The Congregational Tradition of the United Church of Christ
For more than three centuries, the Kingston Congregational Church has practiced Christian faith and community in southern and central Rhode Island. Through all our life together, generation after generation, our faith has been rooted in the teachings of Jesus, who proclaimed the Kingdom of God in our midst. Our Congregational faith heritage stretches back to the Pilgrims at Plimoth Plantation, and to the other English dissenters who founded the colonies of early New England.
Roger Williams, the founder of Rhode Island, was trained and ordained as a Congregational minister and served as Pastor of the Congregational Church in Salem, Massachusetts when he arrived from England. In many ways, we take inspiration from him, as one who thought outside the confines of his time, who challenged rigid dogmas, and helped create a safe place for the free practice of religion and the separation of church and state.
Our faith, then, is ancient, but our thinking is not.
We are a member congregation of the United Church of Christ (UCC), a mainstream, non-fundamentalist denomination that is the largest Protestant denomination in New England. Almost every town in the region has a Congregational/UCC church, often one with a white steeple visible at some distance.
The motto of our faith tradition is Jesus’ great prayer, “That they may all be one.” (John 17:21) In keeping with his hope, we strive for unity in our fellowship, that we may live in harmony and mutual regard, that we may bear witness to the love of God and share the peace of Christ in our hearts.
Though we seek unity, we value the most ranging diversity. We invite and welcome those with widely divergent religious backgrounds, perspectives, and ways of life. We respect the freedom of conscience of all people, practice open and honest dialogue about our lives and our faith, and learn from our disagreements as much as from our agreements. We are deeply committed to the Christian faith, but we have no set creed to which members must consent.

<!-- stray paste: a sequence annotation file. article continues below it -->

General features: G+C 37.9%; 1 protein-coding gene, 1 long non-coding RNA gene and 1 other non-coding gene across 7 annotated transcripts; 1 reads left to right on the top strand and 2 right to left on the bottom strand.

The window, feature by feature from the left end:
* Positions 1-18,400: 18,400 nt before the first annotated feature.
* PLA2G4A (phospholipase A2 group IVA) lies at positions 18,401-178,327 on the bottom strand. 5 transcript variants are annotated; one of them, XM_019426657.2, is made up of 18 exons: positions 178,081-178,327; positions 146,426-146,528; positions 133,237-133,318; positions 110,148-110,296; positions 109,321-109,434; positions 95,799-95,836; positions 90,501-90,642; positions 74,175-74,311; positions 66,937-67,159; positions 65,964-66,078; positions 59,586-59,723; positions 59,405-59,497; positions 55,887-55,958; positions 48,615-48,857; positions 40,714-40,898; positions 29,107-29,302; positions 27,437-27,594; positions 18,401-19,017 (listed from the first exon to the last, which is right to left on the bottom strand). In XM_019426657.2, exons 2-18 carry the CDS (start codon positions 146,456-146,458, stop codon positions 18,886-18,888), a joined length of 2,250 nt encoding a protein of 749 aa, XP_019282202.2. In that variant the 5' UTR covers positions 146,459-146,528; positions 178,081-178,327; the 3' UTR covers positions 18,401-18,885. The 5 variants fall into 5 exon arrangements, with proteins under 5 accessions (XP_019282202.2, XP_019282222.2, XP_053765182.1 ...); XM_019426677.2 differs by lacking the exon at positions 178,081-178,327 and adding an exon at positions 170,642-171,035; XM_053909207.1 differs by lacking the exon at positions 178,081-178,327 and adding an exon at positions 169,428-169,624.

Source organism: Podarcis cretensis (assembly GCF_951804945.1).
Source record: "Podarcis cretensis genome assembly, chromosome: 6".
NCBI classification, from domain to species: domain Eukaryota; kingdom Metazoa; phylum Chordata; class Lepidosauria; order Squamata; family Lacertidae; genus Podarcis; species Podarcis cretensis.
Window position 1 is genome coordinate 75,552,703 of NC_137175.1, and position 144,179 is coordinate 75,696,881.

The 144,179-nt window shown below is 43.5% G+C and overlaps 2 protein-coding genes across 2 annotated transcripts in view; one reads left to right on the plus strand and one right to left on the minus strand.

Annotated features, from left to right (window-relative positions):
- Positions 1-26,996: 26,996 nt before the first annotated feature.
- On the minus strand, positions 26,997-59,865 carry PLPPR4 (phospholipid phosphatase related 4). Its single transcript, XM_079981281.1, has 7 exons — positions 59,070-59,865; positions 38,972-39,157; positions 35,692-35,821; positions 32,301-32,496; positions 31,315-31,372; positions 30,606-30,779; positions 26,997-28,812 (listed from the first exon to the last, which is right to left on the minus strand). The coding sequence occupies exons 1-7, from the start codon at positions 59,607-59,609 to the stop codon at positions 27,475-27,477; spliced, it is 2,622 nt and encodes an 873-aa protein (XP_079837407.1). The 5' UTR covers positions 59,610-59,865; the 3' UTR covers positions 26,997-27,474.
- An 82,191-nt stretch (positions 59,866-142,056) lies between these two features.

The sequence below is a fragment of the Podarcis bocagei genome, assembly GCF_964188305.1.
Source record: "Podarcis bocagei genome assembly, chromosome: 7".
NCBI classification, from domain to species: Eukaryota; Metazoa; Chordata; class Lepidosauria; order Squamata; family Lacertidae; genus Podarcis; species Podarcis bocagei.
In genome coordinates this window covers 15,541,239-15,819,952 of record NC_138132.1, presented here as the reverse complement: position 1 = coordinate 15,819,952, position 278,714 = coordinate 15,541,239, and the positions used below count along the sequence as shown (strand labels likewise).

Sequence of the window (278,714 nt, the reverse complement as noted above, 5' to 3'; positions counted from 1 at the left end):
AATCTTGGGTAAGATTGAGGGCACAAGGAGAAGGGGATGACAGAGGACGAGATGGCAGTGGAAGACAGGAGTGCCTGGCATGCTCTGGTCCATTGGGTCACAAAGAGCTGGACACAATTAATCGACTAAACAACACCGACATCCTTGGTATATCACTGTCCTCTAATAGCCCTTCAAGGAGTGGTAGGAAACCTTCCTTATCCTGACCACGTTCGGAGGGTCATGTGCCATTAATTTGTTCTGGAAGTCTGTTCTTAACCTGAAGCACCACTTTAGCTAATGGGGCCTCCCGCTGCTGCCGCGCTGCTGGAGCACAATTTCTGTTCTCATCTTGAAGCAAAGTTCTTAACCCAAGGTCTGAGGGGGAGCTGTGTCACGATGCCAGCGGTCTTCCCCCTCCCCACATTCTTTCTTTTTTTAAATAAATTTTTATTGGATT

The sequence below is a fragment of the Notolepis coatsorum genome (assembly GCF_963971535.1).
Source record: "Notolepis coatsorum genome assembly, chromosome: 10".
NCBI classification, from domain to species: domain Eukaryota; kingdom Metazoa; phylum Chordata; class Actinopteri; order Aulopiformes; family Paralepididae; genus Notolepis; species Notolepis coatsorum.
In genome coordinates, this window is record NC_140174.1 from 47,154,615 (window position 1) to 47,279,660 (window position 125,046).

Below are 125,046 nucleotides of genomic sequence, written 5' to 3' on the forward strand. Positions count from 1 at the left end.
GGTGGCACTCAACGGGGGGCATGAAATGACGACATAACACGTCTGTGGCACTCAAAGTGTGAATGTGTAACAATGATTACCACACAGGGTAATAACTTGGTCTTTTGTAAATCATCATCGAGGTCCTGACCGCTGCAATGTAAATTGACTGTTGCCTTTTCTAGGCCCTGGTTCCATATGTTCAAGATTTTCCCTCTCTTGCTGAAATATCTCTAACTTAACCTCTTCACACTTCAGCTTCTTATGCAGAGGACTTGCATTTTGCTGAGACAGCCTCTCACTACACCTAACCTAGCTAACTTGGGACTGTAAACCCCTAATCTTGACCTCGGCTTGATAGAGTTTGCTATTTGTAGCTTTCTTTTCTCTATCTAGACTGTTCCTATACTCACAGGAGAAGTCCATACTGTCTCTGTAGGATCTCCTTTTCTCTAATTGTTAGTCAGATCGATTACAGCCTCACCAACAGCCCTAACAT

We practice what is called Open Communion, welcoming everyone present to partake in the sacrament of Communion, whether they are believers, doubters, seekers, or questioning travelers in the Spirit. Our church’s motto is:
"No matter who you are, or where you are on life’s journey, you are welcome here."
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We believe that God’s Word is a Living Word
We look to the Scriptures to understand the Good News that Jesus preached, to understand the great Kingdom of God he constantly taught throughout his ministry. We do not seek to interpret the Bible literally, since Jesus himself taught almost exclusively in parables, metaphors and other figures of speech.
We understand it as the responsibility of each generation of the faithful to interpret, in prayer and mutual discernment, the meanings of Jesus’ teachings for our time and place. We believe our God is still speaking and acting in the world. We affirm the famous words of one of our Congregational ancestors, the Rev. John Robinson, that, “There is yet more light to break forth from God’s Holy Word.” We pray with Jesus that God’s kingdom will come, here “on earth, as it is in heaven.” (Matthew 6.10)
We encourage the full participation of every person in the whole life of the church —no matter their age, gender, race, ethnicity, sexual orientation, social location, physical, or cognitive ability. We are an Open and Affirming Church. We honor the clear teaching of the Scriptures that we “are all God’s children,” created and beloved by God. (Galatians 3.26) We believe that each member of our church family has talents, insights, skills, and gifts that can and should be shared in the ministries of the church to all persons.
We are part of what is called the Free Church Tradition, meaning that we have no hierarchy, no structure of authority that dictates to us what to believe or do, or how to worship. We have no bishops or others who in any way preside over us. Our democratic organizational structure means that all church members participate directly in our church’s decision-making, as well as in all our ministries.
Seeking to put our faith into action, we try in every way we can to enact Jesus’ call to care for the most vulnerable among us, reaching beyond our congregation to minister to those who need to experience the love of God in tangible ways. We are committed to seeking and doing justice, remembering the words of the prophet Micah, that we are to “do justice, to love kindness and to walk humbly with our God.” (Micah 6.8) And remembering the words of Isaiah, read by Jesus himself, in the synagogue in his hometown of Nazareth:
“The Spirit of the Lord is upon me, because he has anointed me to bring good news to the poor. He has sent me to proclaim release to the captives and recovery of sight to the blind, to let the oppressed go free, to proclaim the year of the Lord’s favor.” (Luke 4.18-19)